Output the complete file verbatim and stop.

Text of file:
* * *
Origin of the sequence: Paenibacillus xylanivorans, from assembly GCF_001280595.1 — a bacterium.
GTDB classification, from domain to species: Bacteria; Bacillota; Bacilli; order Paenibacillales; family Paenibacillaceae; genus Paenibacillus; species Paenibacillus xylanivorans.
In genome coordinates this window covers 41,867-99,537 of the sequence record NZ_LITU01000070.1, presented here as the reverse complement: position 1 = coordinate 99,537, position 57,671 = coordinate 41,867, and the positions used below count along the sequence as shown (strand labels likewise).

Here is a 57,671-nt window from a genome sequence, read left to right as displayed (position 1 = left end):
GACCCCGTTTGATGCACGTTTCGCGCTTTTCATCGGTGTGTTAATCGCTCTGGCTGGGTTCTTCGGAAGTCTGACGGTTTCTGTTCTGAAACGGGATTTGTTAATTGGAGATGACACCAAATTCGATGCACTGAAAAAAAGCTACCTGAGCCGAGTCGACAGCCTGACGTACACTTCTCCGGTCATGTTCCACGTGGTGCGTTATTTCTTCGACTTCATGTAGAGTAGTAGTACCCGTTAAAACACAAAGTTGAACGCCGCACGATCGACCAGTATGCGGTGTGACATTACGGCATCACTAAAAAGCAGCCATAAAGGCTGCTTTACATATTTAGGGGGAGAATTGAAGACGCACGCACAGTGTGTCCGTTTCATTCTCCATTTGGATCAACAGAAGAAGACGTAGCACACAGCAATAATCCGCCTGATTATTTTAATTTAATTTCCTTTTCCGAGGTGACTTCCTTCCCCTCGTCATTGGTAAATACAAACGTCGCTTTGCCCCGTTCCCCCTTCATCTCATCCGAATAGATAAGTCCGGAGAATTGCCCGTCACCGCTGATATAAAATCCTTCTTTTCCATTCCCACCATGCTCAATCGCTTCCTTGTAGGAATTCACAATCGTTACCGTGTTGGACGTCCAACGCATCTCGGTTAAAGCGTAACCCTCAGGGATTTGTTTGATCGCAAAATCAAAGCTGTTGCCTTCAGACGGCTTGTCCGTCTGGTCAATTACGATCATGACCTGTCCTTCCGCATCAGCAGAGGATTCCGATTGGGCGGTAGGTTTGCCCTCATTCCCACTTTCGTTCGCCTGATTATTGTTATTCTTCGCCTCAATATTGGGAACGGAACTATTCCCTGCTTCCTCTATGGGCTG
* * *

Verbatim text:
Origin of the sequence: Paenibacillus xylanivorans, from assembly GCF_001280595.1 — a bacterium.
GTDB classification, from domain to species: Bacteria; Bacillota; Bacilli; order Paenibacillales; family Paenibacillaceae; genus Paenibacillus; species Paenibacillus xylanivorans.
In genome coordinates this window covers 41,867-99,537 of the sequence record NZ_LITU01000070.1, presented here as the reverse complement: position 1 = coordinate 99,537, position 57,671 = coordinate 41,867, and the positions used below count along the sequence as shown (strand labels likewise).

Here is a 57,671-nt window from a genome sequence, read left to right as displayed (position 1 = left end):
GACCCCGTTTGATGCACGTTTCGCGCTTTTCATCGGTGTGTTAATCGCTCTGGCTGGGTTCTTCGGAAGTCTGACGGTTTCTGTTCTGAAACGGGATTTGTTAATTGGAGATGACACCAAATTCGATGCACTGAAAAAAAGCTACCTGAGCCGAGTCGACAGCCTGACGTACACTTCTCCGGTCATGTTCCACGTGGTGCGTTATTTCTTCGACTTCATGTAGAGTAGTAGTACCCGTTAAAACACAAAGTTGAACGCCGCACGATCGACCAGTATGCGGTGTGACATTACGGCATCACTAAAAAGCAGCCATAAAGGCTGCTTTACATATTTAGGGGGAGAATTGAAGACGCACGCACAGTGTGTCCGTTTCATTCTCCATTTGGATCAACAGAAGAAGACGTAGCACACAGCAATAATCCGCCTGATTATTTTAATTTAATTTCCTTTTCCGAGGTGACTTCCTTCCCCTCGTCATTGGTAAATACAAACGTCGCTTTGCCCCGTTCCCCCTTCATCTCATCCGAATAGATAAGTCCGGAGAATTGCCCGTCACCGCTGATATAAAATCCTTCTTTTCCATTCCCACCATGCTCAATCGCTTCCTTGTAGGAATTCACAATCGTTACCGTGTTGGACGTCCAACGCATCTCGGTTAAAGCGTAACCCTCAGGGATTTGTTTGATCGCAAAATCAAAGCTGTTGCCTTCAGACGGCTTGTCCGTCTGGTCAATTACGATCATGACCTGTCCTTCCGCATCAGCAGAGGATTCCGATTGGGCGGTAGGTTTGCCCTCATTCCCACTTTCGTTCGCCTGATTATTGTTATTCTTCGCCTCAATATTGGGAACGGAACTATTCCCTGCTTCCTCTATGGGCTG